- Two new reports shine a light on waste and other woes within Tesla's major U.S. factories.
- In 2017, Tesla employed around 10,000 at its Fremont, California factory-- producing just 10 vehicles per employee that year.
- Tesla's Gigafactory reportedly sends 40 percent of raw materials and parts manufactured there to scrap or for rework.
Two new reports suggest that all is not yet well in Tesla's major U.S. factories.
The fresh investigative reports describe: a high level of waste of raw materials and rework required on parts made at the Tesla Gigafactory in Sparks, Nevada; serious paint shop fires and a bloated workforce, allegedly twice the size of what's required to build its cars, in Fremont, California.
Business Insider reported that, based on internal documents it reviewed, Tesla was scrapping or reworking around 40 percent of the raw materials and parts built at its Gigafactory as recently as April, an unusually high rate compared to other automakers.
That number is in line with an earlier report from CNBC where Tesla employees estimated 40 percent of the parts received at or made in its Fremont factory also required rework or repairs.
Tesla said in an e-mail to CNBC today:
As is expected with any new manufacturing process, we had high scrap rates earlier in the Model 3 ramp. This is something we planned for and is a normal part of a production ramp. Indeed, we have always explained that Model 3 margins would increase after costs begin to fall from elevated scrap and other early ramp issues — and they have. Our scrap rate for batteries has decreased by almost 60% since January as we have improved our manufacturing processes. It's also important to remember the reason we scrap parts: because we want to ensure that only the highest-quality parts are used to create the best vehicles for our customers. This is a part of the reason why Tesla's customer-satisfaction scores for Model 3 vehicle quality and condition are at an all-time high of 93 percent.
In a separate investigation, a former Tesla employee told the Daily Beast that a paint shop fire there turned a paint sprayer there into a "flamethrower." The source told the Daily Beast: "Literally it's a torch f***ing flying around, the paint spraying, the paint's on fire, scorching the car," the employee said.
As previously reported, Telsa has experienced at least 4 paint shop fires since 2014 including one in 2016 and one this year in April that have burnt expensive robots and halted production for more than one shift.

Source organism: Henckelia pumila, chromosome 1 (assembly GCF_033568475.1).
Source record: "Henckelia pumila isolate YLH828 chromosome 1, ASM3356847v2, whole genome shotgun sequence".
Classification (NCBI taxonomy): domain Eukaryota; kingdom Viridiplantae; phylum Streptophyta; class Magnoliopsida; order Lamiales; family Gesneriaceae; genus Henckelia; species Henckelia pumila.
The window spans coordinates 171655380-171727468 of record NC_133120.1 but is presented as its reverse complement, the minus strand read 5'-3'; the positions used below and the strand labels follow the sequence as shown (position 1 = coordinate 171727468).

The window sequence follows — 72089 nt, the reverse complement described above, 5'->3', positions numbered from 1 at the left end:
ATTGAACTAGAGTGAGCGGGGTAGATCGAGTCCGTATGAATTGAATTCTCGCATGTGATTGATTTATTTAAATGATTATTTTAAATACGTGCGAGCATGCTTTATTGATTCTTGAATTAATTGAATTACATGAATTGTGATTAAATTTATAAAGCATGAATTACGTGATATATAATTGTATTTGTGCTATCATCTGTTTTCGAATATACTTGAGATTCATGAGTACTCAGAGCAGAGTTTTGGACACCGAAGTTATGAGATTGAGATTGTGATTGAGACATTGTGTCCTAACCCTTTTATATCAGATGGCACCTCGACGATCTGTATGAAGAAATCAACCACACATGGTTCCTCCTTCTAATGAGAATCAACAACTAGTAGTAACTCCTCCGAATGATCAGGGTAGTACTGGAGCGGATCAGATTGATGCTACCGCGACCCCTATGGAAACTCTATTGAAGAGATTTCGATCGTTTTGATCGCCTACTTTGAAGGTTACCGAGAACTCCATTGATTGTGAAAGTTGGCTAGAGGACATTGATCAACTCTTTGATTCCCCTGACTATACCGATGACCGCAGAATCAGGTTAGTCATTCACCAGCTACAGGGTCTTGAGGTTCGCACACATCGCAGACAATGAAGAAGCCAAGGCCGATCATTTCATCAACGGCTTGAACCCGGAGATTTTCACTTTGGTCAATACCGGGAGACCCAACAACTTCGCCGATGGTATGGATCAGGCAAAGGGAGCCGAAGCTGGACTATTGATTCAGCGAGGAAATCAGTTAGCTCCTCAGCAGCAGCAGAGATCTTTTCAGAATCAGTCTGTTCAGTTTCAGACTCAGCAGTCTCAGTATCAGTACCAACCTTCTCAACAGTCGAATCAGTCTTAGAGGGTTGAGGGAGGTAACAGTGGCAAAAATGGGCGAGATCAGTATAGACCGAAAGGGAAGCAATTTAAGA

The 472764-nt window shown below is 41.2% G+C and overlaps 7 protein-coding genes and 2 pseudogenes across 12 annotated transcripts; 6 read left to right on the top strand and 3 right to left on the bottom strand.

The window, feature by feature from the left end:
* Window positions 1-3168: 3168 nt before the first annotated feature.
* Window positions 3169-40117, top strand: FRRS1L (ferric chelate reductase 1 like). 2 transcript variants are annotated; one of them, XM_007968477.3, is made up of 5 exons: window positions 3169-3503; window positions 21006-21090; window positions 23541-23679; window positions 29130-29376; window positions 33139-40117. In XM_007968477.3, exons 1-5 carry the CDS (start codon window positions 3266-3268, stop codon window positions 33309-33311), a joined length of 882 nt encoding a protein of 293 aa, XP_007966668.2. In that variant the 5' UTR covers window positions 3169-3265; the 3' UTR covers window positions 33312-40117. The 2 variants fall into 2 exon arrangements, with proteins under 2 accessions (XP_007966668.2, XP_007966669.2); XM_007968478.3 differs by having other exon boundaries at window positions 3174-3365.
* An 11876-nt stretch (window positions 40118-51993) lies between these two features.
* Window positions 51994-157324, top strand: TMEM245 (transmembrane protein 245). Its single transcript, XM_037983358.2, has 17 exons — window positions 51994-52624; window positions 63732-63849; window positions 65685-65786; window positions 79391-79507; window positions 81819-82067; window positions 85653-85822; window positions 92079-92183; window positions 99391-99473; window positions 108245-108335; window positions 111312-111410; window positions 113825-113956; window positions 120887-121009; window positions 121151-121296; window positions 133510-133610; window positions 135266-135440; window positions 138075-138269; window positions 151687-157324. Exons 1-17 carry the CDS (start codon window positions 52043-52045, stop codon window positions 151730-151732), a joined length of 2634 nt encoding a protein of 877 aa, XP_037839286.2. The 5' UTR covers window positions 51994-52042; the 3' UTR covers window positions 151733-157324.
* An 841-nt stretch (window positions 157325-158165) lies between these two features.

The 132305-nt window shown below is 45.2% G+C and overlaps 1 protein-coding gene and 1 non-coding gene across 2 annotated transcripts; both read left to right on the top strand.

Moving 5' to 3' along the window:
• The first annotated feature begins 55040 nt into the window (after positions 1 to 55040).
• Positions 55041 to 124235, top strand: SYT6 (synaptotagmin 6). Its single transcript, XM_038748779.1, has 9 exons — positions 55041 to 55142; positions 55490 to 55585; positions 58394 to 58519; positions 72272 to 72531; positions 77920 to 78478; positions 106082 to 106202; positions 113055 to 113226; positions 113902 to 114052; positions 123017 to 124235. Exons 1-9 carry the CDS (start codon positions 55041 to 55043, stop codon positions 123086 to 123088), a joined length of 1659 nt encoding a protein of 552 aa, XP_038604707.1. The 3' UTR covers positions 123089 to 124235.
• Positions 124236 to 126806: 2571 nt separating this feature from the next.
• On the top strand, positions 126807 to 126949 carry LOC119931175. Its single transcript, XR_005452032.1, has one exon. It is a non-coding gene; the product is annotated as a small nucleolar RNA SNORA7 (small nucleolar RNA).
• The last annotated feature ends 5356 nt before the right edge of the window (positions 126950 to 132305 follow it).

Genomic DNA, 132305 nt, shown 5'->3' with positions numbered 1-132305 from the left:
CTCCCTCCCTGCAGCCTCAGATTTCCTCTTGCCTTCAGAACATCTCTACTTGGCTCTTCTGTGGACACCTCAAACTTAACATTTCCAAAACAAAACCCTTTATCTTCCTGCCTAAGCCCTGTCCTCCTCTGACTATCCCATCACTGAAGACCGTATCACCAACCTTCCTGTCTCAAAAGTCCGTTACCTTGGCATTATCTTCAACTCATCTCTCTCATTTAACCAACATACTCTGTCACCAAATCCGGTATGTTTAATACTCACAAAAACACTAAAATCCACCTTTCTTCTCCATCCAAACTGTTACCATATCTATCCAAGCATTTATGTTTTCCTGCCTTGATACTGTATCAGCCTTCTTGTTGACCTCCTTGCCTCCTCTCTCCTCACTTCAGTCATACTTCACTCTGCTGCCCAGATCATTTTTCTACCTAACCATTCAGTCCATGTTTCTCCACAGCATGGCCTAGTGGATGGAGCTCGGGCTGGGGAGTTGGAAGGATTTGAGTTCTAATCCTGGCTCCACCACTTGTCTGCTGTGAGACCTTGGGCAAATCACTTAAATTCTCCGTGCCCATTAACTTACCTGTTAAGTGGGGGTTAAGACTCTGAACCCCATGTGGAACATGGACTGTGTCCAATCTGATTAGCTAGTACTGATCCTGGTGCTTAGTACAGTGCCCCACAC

The Daily Beast report also says that Tesla's Fremont plant had "more than 10,000 factory employees making about 100,000 cars last year," which equates to a production rate of just 10 vehicles per employee annually. The same factory churned out 26 vehicles per empoloyee at the low end and up to 74 vehicles per employee when it was operated as a joint venture between General Motors and Toyota, according to Automotive News.
Tesla CEO and chairman Elon Musk has said that he expects Tesla to turn a profit in both the third and fourth quarters this year, which many analysts and investors think would be extremely difficult if not impossible.
Tesla has struggled to ramp up production of the Model 3, its electric sedan which it designed to become a mass-market vehicle. In multiple reports, employees are saying that Tesla compromises safety, quality and efficiency in order to strive to hit the ambitious targets set by Musk.
These growing pains may not shake shareholders' confidence in Elon Musk or other current board members. The company is holding its annual shareholder meeting today at the Computer History Museum in Mountain View, Calif. today.
Morningstar's Dave Whiston said, "I'll be surprised if any of the votes go against management's wishes. If you don't like Tesla's governance or don't believe in Elon, then Tesla stock probably doesn't make sense to own."
One proposal shareholders will vote on urges them to appoint an independent chairman, rather than keeping Musk in both CEO and chairman roles. Another proposal urges shareholders to replace board members Antonio Gracias, Kimball Musk and James Murdoch with new independents.
The shareholders' meeting is being streamed online.